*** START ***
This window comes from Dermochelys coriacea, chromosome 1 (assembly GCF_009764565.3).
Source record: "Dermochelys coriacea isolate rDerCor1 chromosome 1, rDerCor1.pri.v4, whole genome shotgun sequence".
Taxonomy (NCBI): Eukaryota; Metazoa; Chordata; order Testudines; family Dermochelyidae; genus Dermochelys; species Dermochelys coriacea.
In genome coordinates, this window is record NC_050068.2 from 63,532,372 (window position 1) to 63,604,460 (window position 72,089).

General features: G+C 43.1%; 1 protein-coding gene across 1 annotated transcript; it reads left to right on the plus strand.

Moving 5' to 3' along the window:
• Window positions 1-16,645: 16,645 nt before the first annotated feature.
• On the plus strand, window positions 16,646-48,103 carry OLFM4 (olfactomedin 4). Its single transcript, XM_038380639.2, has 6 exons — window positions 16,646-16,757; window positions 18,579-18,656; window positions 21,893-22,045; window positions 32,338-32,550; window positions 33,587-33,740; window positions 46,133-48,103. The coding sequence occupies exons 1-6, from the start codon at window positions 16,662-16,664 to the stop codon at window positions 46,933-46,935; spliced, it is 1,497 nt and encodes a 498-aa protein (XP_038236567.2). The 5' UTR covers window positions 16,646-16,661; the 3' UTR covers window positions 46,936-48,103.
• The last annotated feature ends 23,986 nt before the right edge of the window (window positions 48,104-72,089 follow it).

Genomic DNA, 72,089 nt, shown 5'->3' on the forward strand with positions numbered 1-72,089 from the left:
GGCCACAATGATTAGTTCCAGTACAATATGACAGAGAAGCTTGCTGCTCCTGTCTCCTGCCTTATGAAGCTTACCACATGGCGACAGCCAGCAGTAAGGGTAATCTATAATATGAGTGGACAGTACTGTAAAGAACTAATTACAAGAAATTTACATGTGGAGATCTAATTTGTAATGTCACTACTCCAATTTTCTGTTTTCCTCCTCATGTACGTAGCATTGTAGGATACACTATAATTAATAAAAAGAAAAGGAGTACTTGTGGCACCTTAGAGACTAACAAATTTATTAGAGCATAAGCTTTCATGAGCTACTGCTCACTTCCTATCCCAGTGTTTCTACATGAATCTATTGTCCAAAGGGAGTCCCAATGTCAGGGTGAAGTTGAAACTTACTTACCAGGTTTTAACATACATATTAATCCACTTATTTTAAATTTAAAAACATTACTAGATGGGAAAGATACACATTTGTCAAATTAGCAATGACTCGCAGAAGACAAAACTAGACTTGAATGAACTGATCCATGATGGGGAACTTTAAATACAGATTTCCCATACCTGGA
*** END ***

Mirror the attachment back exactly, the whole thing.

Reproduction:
This window comes from Dermochelys coriacea, chromosome 1 (assembly GCF_009764565.3).
Source record: "Dermochelys coriacea isolate rDerCor1 chromosome 1, rDerCor1.pri.v4, whole genome shotgun sequence".
Taxonomy (NCBI): Eukaryota; Metazoa; Chordata; order Testudines; family Dermochelyidae; genus Dermochelys; species Dermochelys coriacea.
In genome coordinates, this window is record NC_050068.2 from 63,532,372 (window position 1) to 63,604,460 (window position 72,089).

General features: G+C 43.1%; 1 protein-coding gene across 1 annotated transcript; it reads left to right on the plus strand.

Moving 5' to 3' along the window:
• Window positions 1-16,645: 16,645 nt before the first annotated feature.
• On the plus strand, window positions 16,646-48,103 carry OLFM4 (olfactomedin 4). Its single transcript, XM_038380639.2, has 6 exons — window positions 16,646-16,757; window positions 18,579-18,656; window positions 21,893-22,045; window positions 32,338-32,550; window positions 33,587-33,740; window positions 46,133-48,103. The coding sequence occupies exons 1-6, from the start codon at window positions 16,662-16,664 to the stop codon at window positions 46,933-46,935; spliced, it is 1,497 nt and encodes a 498-aa protein (XP_038236567.2). The 5' UTR covers window positions 16,646-16,661; the 3' UTR covers window positions 46,936-48,103.
• The last annotated feature ends 23,986 nt before the right edge of the window (window positions 48,104-72,089 follow it).

Genomic DNA, 72,089 nt, shown 5'->3' on the forward strand with positions numbered 1-72,089 from the left:
GGCCACAATGATTAGTTCCAGTACAATATGACAGAGAAGCTTGCTGCTCCTGTCTCCTGCCTTATGAAGCTTACCACATGGCGACAGCCAGCAGTAAGGGTAATCTATAATATGAGTGGACAGTACTGTAAAGAACTAATTACAAGAAATTTACATGTGGAGATCTAATTTGTAATGTCACTACTCCAATTTTCTGTTTTCCTCCTCATGTACGTAGCATTGTAGGATACACTATAATTAATAAAAAGAAAAGGAGTACTTGTGGCACCTTAGAGACTAACAAATTTATTAGAGCATAAGCTTTCATGAGCTACTGCTCACTTCCTATCCCAGTGTTTCTACATGAATCTATTGTCCAAAGGGAGTCCCAATGTCAGGGTGAAGTTGAAACTTACTTACCAGGTTTTAACATACATATTAATCCACTTATTTTAAATTTAAAAACATTACTAGATGGGAAAGATACACATTTGTCAAATTAGCAATGACTCGCAGAAGACAAAACTAGACTTGAATGAACTGATCCATGATGGGGAACTTTAAATACAGATTTCCCATACCTGGA